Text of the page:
In fact, a part of team owner Roger Penske's post-victory routine (he's won 15) became taking his entire team up into the Speedway's pagoda when the official celebrating was done, lining up McDonald's hamburgers and Miller beers to consume that evening while watching the ABC broadcast of their win.
Because of those double-viewings, the same voices and themes ingrained around the nation became equally woven into the Indianapolis community. And as the generations have changed, so have the voices and faces those generations equate with the race.
If you watched the first ABC telecast in 1965, then you were introduced the Greatest Spectacle in Racing by announcer Charlie Brockman. For those who watched the 500 in the 1970s and '80s, as they grew to love or loathe the likes of Al Unser Sr., A.J. Foyt, Johnny Rutherford and Rick Mears, they also got to know Jim McKay, Jackie Stewart and Chris Economaki in their yellow ABC Sports blazers. For race fans of the '90s, it was Little Al and Emmo, called by Paul Page, Bobby Unser and Sam Posey in the booth with the pit reporter trio of Jack Arute, Gary Gerould and Jerry Punch, all set to Alan Silvestri's theme to the movie "Delta Force."
"I think people who remember my wins remember them as much for Jim [McKay] as they do for A.J. Foyt," says Foyt. His dramatic weaving-through-the-wreckage victory in 1967 was McKay's first race as anchor and his call -- "Where's Foyt? I don't know whether he can get through or not ... There he is!" -- was always listed by McKay as one of the favorite moments of his legendary career. "What I like about Jim was that he really loved Indianapolis. You could really tell. He became part of the family around here."
"Those ABC broadcasters became just another huge part of the 500 experience for so many people," explains Indianapolis native Vince Welch, who grew up listening to Indy 500 radio broadcasts while cooking out with his grandfather, then catching the ABC broadcast that night. Since 2000 he's been a part of those productions as a pit reporter. "People are so passionate about this event, especially in Indiana. And when something becomes part of the tradition of the event, it's like they become part of the family."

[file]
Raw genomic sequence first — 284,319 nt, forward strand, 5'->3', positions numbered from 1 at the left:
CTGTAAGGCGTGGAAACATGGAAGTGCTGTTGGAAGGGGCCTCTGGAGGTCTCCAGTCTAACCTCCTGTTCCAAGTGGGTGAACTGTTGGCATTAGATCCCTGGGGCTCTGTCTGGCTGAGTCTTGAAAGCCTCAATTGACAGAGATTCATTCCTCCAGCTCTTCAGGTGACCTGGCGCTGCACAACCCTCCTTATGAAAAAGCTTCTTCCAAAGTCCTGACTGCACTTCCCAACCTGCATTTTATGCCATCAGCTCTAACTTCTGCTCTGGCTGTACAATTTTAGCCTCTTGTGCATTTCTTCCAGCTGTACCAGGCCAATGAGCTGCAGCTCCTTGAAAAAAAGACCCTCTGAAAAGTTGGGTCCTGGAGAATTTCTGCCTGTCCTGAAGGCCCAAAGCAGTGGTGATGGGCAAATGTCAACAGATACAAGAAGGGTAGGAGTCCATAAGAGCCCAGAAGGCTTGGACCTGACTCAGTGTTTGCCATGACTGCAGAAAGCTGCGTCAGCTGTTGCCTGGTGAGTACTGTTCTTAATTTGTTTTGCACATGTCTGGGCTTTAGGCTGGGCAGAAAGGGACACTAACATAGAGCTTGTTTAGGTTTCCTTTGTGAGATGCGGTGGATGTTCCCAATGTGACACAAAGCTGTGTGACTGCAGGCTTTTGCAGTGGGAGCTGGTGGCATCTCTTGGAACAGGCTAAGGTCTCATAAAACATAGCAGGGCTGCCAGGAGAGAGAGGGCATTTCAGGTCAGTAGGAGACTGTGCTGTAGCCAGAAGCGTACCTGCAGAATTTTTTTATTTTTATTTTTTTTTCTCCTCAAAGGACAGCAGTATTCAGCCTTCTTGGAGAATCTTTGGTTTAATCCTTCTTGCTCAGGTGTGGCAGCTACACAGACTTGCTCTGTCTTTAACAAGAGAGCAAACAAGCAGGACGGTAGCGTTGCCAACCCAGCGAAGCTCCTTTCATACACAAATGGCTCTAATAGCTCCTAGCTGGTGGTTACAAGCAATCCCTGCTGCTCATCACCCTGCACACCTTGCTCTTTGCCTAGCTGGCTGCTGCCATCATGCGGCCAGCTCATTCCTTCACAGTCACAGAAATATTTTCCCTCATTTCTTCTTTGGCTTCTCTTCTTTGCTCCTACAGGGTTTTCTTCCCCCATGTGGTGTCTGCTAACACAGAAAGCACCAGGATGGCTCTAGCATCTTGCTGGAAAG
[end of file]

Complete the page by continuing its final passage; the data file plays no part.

A mutual feeling
"I like that description of it as a homecoming," Goodrich says, his smile coming through the phone line. In 1971, one year after his gofer experience, he caught on as a production assistant. Eventually he moved into the "big chair" as the longest-tenured producer in Indy 500 history, a streak that ran well into the '90s. "That's exactly what it felt like. Seeing old friends. Making new friends. It's just where you were supposed to be in May. If you were ever a part of the team, I think that's a feeling you adopted pretty quick."
Like the McKay-Foyt relationship, friendships that crossed over the line from track to truck have become commonplace. "We are professionals, so when the race begins we go to work," says Paul Page, play-by-play voice of ABC's Indy 500 coverage 14 times. "But these are my friends, too. So when you go off the air, you do allow yourself that moment of being happy, or in more cases, heartbroken, for your friend when the race is over."
For evidence of those connections, you need look no further than Ohlmeyer. Known for decades as a brilliantly creative director but equally hard-nosed broadcasting businessman, he was taken aback when talking about the 1973 death of Swede Savage. He was killed in one of the most violent one-car crashes in Indy 500 history. Even four decades later, Ohlmeyer became emotional when talking about his friend.
For those uninitiated in the ways of sports television production, such feelings are not standard operating procedure. The sports TV compound is an ever-mobile place of business, settling nowhere for more than a few days and zigzagging between different types of sporting events. Because of the annual long term residency in Speedway, Indiana (it is, after all, the "Month of May"), and because of the longevity of the ABC-Indy relationship, the sense of both place and importance is heightened.
"For me, it felt like being invited to stay over at someone's house," says Brent Musburger, broadcaster of nearly every stick-and-ball sport known to man before hosting ABC's Indy 500 coverage for eight years, beginning in 2005. "The first night you don't want to intrude. You have to figure out where the towels are. But once you get settled, once you become family, it really is a special place to be. That's a great feeling."
But that feeling comes with responsibility. A recognition of the duty that comes with being caretakers of an iconic place and race. It's the carrying of torch that was lit in 1909, the year the Indianapolis Motor Speedway opened. That would be big enough all on its own. But for a sports broadcaster, doing justice to the list of those who came before feels every bit as heavy as the Borg-Warner Trophy.
"Chris Schenkel, McKay, Jackson, Musberger, [Al] Michaels, Arledge ... in our business those names are the equivalent to Foyt, Mears and Unser," Goodrich says. "You want to do everything you can to do the best job possible, if for no other reason to respect those who came before you."